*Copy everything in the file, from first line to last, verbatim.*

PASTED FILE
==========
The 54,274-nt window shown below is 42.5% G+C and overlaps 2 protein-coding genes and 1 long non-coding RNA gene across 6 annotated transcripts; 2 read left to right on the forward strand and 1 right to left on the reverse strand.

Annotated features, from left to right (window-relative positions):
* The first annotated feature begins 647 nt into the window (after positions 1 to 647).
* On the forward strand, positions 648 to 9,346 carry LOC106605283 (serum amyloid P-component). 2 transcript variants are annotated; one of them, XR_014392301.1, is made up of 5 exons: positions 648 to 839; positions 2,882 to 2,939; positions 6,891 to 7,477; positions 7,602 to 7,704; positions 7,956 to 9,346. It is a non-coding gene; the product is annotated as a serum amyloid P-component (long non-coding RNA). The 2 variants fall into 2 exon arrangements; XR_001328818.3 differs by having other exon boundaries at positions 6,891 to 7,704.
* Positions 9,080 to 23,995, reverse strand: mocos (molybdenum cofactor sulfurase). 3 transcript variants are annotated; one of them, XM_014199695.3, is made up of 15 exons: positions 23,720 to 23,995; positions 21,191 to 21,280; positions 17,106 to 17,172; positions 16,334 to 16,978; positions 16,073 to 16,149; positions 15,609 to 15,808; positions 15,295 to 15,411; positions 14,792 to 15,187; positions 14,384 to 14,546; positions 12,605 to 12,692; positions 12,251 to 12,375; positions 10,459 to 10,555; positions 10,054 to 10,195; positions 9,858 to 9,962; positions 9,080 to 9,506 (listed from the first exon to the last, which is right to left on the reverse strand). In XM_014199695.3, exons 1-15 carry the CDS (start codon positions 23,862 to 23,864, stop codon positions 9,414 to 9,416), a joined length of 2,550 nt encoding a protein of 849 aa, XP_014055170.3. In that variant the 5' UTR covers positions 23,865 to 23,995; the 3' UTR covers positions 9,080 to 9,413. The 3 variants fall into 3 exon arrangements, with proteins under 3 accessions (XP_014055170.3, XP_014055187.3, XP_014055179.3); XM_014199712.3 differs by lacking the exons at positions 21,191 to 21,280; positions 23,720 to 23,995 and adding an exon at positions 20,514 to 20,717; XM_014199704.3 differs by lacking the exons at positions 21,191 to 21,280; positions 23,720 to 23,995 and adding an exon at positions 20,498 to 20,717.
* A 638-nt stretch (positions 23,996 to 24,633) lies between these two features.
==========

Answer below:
The 54,274-nt window shown below is 42.5% G+C and overlaps 2 protein-coding genes and 1 long non-coding RNA gene across 6 annotated transcripts; 2 read left to right on the forward strand and 1 right to left on the reverse strand.

Annotated features, from left to right (window-relative positions):
* The first annotated feature begins 647 nt into the window (after positions 1 to 647).
* On the forward strand, positions 648 to 9,346 carry LOC106605283 (serum amyloid P-component). 2 transcript variants are annotated; one of them, XR_014392301.1, is made up of 5 exons: positions 648 to 839; positions 2,882 to 2,939; positions 6,891 to 7,477; positions 7,602 to 7,704; positions 7,956 to 9,346. It is a non-coding gene; the product is annotated as a serum amyloid P-component (long non-coding RNA). The 2 variants fall into 2 exon arrangements; XR_001328818.3 differs by having other exon boundaries at positions 6,891 to 7,704.
* Positions 9,080 to 23,995, reverse strand: mocos (molybdenum cofactor sulfurase). 3 transcript variants are annotated; one of them, XM_014199695.3, is made up of 15 exons: positions 23,720 to 23,995; positions 21,191 to 21,280; positions 17,106 to 17,172; positions 16,334 to 16,978; positions 16,073 to 16,149; positions 15,609 to 15,808; positions 15,295 to 15,411; positions 14,792 to 15,187; positions 14,384 to 14,546; positions 12,605 to 12,692; positions 12,251 to 12,375; positions 10,459 to 10,555; positions 10,054 to 10,195; positions 9,858 to 9,962; positions 9,080 to 9,506 (listed from the first exon to the last, which is right to left on the reverse strand). In XM_014199695.3, exons 1-15 carry the CDS (start codon positions 23,862 to 23,864, stop codon positions 9,414 to 9,416), a joined length of 2,550 nt encoding a protein of 849 aa, XP_014055170.3. In that variant the 5' UTR covers positions 23,865 to 23,995; the 3' UTR covers positions 9,080 to 9,413. The 3 variants fall into 3 exon arrangements, with proteins under 3 accessions (XP_014055170.3, XP_014055187.3, XP_014055179.3); XM_014199712.3 differs by lacking the exons at positions 21,191 to 21,280; positions 23,720 to 23,995 and adding an exon at positions 20,514 to 20,717; XM_014199704.3 differs by lacking the exons at positions 21,191 to 21,280; positions 23,720 to 23,995 and adding an exon at positions 20,498 to 20,717.
* A 638-nt stretch (positions 23,996 to 24,633) lies between these two features.